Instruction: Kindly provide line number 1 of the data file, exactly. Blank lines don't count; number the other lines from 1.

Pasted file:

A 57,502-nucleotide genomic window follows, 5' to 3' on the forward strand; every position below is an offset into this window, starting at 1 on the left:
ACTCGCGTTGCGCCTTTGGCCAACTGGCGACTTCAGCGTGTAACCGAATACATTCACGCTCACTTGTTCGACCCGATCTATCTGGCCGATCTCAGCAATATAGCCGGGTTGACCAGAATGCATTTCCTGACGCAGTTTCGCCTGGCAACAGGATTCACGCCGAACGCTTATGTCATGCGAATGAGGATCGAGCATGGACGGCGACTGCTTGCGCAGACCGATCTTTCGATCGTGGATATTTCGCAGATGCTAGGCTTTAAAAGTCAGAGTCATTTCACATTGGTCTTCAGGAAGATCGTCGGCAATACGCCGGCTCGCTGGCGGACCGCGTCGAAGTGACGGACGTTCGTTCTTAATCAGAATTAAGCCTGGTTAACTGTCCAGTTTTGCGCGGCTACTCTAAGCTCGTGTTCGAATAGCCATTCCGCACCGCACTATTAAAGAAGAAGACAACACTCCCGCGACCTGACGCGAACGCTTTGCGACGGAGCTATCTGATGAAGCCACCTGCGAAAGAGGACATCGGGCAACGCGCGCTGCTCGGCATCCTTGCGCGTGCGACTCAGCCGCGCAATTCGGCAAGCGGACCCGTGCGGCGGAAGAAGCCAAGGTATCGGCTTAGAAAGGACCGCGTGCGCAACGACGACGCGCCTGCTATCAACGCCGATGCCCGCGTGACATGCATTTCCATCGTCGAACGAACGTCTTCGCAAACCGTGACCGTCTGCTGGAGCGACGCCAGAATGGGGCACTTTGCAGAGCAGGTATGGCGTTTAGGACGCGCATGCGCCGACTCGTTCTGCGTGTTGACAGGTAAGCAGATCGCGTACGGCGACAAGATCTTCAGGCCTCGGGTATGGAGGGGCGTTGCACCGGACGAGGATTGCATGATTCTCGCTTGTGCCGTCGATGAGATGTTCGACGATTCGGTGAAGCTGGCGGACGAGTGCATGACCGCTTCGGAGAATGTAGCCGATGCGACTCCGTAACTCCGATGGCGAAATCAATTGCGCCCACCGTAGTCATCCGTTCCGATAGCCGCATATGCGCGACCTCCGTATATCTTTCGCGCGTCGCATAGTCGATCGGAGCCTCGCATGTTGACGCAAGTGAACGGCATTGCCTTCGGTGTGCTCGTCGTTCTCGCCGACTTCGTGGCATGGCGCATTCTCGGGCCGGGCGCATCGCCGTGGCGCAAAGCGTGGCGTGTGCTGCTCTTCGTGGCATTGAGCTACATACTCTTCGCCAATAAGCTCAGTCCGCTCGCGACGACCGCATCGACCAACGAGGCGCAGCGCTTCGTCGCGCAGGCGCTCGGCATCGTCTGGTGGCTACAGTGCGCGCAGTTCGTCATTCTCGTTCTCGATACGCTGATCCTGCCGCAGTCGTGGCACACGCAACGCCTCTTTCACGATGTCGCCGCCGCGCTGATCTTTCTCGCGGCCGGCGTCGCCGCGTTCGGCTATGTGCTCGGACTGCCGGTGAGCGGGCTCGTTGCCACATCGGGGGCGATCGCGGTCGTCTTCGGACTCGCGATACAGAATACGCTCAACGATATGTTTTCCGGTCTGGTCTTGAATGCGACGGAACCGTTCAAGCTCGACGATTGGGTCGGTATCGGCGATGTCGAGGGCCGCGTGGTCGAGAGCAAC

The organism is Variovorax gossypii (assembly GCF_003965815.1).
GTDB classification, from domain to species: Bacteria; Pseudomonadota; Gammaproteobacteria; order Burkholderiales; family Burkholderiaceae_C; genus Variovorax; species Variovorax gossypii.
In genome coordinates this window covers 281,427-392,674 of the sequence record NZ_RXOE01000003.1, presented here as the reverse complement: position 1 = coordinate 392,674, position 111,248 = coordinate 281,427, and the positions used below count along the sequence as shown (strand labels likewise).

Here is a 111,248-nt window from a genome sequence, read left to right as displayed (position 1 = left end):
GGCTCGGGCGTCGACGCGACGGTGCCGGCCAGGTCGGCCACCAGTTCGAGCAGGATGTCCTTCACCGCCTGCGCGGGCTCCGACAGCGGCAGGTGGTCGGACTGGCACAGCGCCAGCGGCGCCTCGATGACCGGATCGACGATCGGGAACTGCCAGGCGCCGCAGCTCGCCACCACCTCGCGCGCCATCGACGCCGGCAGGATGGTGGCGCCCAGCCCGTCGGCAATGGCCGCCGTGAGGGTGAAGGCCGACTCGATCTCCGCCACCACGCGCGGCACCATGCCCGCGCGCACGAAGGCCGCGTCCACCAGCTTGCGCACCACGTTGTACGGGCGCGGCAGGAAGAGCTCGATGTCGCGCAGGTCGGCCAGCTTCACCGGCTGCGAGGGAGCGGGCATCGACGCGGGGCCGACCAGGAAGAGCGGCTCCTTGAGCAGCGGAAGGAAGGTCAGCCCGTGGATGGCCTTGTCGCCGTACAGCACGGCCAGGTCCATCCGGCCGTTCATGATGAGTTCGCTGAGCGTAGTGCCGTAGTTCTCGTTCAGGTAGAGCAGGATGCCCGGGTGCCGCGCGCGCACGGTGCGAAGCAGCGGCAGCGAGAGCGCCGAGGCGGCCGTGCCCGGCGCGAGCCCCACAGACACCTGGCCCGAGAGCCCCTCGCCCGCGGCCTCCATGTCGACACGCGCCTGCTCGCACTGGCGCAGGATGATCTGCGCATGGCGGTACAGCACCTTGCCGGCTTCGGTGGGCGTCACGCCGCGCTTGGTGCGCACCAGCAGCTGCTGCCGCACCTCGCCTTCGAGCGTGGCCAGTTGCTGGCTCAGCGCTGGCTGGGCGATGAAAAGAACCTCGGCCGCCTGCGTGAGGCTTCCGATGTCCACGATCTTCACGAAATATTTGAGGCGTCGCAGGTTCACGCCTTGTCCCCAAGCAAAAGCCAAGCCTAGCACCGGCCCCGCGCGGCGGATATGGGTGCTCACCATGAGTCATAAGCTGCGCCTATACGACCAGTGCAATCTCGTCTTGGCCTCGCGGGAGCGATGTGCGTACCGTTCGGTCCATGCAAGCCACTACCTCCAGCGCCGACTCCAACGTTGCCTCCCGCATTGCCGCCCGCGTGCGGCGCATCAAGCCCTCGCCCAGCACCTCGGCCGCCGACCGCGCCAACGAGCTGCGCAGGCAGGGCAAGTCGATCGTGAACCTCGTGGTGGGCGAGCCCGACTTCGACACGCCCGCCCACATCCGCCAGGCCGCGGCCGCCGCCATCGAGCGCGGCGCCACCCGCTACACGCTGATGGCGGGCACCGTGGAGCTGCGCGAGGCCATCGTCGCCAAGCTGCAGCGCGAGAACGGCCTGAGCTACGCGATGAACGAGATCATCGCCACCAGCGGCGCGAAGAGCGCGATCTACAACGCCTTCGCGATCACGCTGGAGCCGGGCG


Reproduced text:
A 57,502-nucleotide genomic window follows, 5' to 3' on the forward strand; every position below is an offset into this window, starting at 1 on the left: